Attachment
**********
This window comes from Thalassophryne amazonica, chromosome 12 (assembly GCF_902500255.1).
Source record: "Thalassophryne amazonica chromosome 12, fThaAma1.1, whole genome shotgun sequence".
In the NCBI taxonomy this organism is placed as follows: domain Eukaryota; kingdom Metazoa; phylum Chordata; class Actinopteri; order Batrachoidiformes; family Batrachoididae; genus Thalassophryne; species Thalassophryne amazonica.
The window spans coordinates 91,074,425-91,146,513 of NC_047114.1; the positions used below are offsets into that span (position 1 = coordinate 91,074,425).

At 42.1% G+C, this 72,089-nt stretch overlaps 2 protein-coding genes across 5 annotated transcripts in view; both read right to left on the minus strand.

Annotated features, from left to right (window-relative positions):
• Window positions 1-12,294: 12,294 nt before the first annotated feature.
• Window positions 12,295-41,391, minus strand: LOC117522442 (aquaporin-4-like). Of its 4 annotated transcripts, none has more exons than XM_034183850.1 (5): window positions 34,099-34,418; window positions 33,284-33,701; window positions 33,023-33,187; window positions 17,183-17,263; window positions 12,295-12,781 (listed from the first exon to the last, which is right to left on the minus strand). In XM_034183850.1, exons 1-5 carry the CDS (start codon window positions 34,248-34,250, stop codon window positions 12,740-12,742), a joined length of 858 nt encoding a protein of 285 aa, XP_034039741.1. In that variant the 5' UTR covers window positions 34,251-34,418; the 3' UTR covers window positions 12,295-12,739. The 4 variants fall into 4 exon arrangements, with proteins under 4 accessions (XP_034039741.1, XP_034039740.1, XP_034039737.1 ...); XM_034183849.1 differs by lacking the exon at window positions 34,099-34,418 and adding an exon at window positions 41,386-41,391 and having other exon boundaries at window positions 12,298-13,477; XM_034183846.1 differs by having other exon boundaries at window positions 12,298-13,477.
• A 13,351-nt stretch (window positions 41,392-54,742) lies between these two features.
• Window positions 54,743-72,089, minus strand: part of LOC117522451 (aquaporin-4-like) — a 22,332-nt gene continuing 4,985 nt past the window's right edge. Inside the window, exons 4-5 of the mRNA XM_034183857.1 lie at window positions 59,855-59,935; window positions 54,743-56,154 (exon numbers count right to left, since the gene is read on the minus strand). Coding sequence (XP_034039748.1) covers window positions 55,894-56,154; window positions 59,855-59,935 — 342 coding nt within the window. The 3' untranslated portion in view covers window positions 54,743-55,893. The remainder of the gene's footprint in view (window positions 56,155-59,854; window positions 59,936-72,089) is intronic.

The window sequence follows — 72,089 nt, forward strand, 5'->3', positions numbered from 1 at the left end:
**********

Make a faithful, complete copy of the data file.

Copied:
This window comes from Thalassophryne amazonica, chromosome 12 (assembly GCF_902500255.1).
Source record: "Thalassophryne amazonica chromosome 12, fThaAma1.1, whole genome shotgun sequence".
In the NCBI taxonomy this organism is placed as follows: domain Eukaryota; kingdom Metazoa; phylum Chordata; class Actinopteri; order Batrachoidiformes; family Batrachoididae; genus Thalassophryne; species Thalassophryne amazonica.
The window spans coordinates 91,074,425-91,146,513 of NC_047114.1; the positions used below are offsets into that span (position 1 = coordinate 91,074,425).

At 42.1% G+C, this 72,089-nt stretch overlaps 2 protein-coding genes across 5 annotated transcripts in view; both read right to left on the minus strand.

Annotated features, from left to right (window-relative positions):
• Window positions 1-12,294: 12,294 nt before the first annotated feature.
• Window positions 12,295-41,391, minus strand: LOC117522442 (aquaporin-4-like). Of its 4 annotated transcripts, none has more exons than XM_034183850.1 (5): window positions 34,099-34,418; window positions 33,284-33,701; window positions 33,023-33,187; window positions 17,183-17,263; window positions 12,295-12,781 (listed from the first exon to the last, which is right to left on the minus strand). In XM_034183850.1, exons 1-5 carry the CDS (start codon window positions 34,248-34,250, stop codon window positions 12,740-12,742), a joined length of 858 nt encoding a protein of 285 aa, XP_034039741.1. In that variant the 5' UTR covers window positions 34,251-34,418; the 3' UTR covers window positions 12,295-12,739. The 4 variants fall into 4 exon arrangements, with proteins under 4 accessions (XP_034039741.1, XP_034039740.1, XP_034039737.1 ...); XM_034183849.1 differs by lacking the exon at window positions 34,099-34,418 and adding an exon at window positions 41,386-41,391 and having other exon boundaries at window positions 12,298-13,477; XM_034183846.1 differs by having other exon boundaries at window positions 12,298-13,477.
• A 13,351-nt stretch (window positions 41,392-54,742) lies between these two features.
• Window positions 54,743-72,089, minus strand: part of LOC117522451 (aquaporin-4-like) — a 22,332-nt gene continuing 4,985 nt past the window's right edge. Inside the window, exons 4-5 of the mRNA XM_034183857.1 lie at window positions 59,855-59,935; window positions 54,743-56,154 (exon numbers count right to left, since the gene is read on the minus strand). Coding sequence (XP_034039748.1) covers window positions 55,894-56,154; window positions 59,855-59,935 — 342 coding nt within the window. The 3' untranslated portion in view covers window positions 54,743-55,893. The remainder of the gene's footprint in view (window positions 56,155-59,854; window positions 59,936-72,089) is intronic.

The window sequence follows — 72,089 nt, forward strand, 5'->3', positions numbered from 1 at the left end: